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By
Reuters
Published
Oct 5, 2015
Reading time
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Tesco profit slump shows turnaround task ahead

By
Reuters
Published
Oct 5, 2015

Britain's biggest retailer, Tesco, is expected to report this week that operating profit more than halved in the first half of its financial year, raising questions about new management's turnaround plan.

With former Unilever executive Dave Lewis brought in just over a year ago to revive Tesco's fortunes after a drop in UK market share, investors will want to see evidence of improvement in its key home market when it publishes second-quarter sales and first-half results on Wednesday.

Alamy


They will also focus on any signs that food price deflation is easing and trading conditions are improving after rival Sainsbury's last week beat second-quarter sales forecasts and raised its profit outlook, sending shares across the battered sector higher on hopes the worst is over.

Because Tesco only recently moved to make operating profit before one-off items its headline performance measure, few analysts have provided forecasts for the first half of its 2015-16 financial year.

Of those that have, HSBC sees an operating profit of 385 million pounds ($585 million) and Cantor Fitzgerald a profit of 330 million pounds. Those compare with 916 million pounds in the first half of Tesco's 2014-15 year and reflect continuing falls in underlying UK sales as market share is lost to discounters Aldi and Lidl.

The forecasts also reflect the cost of Lewis' moves to cut prices, improve product availability and customer service as well changes in the way it does business with suppliers in the wake of last year's accounting scandal.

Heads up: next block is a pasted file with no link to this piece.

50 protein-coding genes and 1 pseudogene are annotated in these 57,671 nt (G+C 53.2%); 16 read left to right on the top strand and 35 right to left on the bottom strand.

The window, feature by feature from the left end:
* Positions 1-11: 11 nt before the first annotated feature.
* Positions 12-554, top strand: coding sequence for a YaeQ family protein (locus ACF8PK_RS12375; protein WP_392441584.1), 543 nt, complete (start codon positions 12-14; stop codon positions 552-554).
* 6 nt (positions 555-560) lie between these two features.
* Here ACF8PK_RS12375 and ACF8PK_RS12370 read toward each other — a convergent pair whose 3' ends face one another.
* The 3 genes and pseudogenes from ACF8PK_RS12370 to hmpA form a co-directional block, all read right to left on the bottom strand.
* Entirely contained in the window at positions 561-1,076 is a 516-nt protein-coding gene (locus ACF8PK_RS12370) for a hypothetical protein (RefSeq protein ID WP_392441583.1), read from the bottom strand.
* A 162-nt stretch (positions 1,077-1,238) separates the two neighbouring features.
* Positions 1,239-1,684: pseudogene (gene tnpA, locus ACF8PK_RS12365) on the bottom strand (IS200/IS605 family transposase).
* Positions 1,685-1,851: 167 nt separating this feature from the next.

Lewis has put fixing the UK business at the heart of his strategy. He has repeatedly cautioned Tesco's recovery will not be a straight line and will likely point to further improvements in the volume of goods sold and increased transactions.

Analysts forecast a 1.0-1.5 percent fall in second-quarter sales at Tesco's British stores open over a year. That compares with a 1.3 percent decline in the first quarter.

"Ultimately, we believe it is more important what management say about the months and years ahead than what they have delivered in the first half of this year," said HSBC analyst Dave McCarthy.

The strength of Tesco's balance sheet will be another focus. Lewis wants to cut costs, slash debt and rid the firm of its junk credit rating.

A $6.1 billion deal to sell Tesco's South Korean unit, Homeplus, its biggest overseas asset, will reduce total indebtedness, which stood at 21.7 billion pounds at the end of February, by 4.2 billion pounds.

Lewis has, however, so far failed in an attempt to sell customer data business Dunnhumby, while Chairman John Allan told shareholders last week the firm had not discussed any further material overseas disposals.

That raises questions as to where Lewis will look next for divestitures or if he will reconsider seeking cash from shareholders.

$1 = 0.6583 pounds


 

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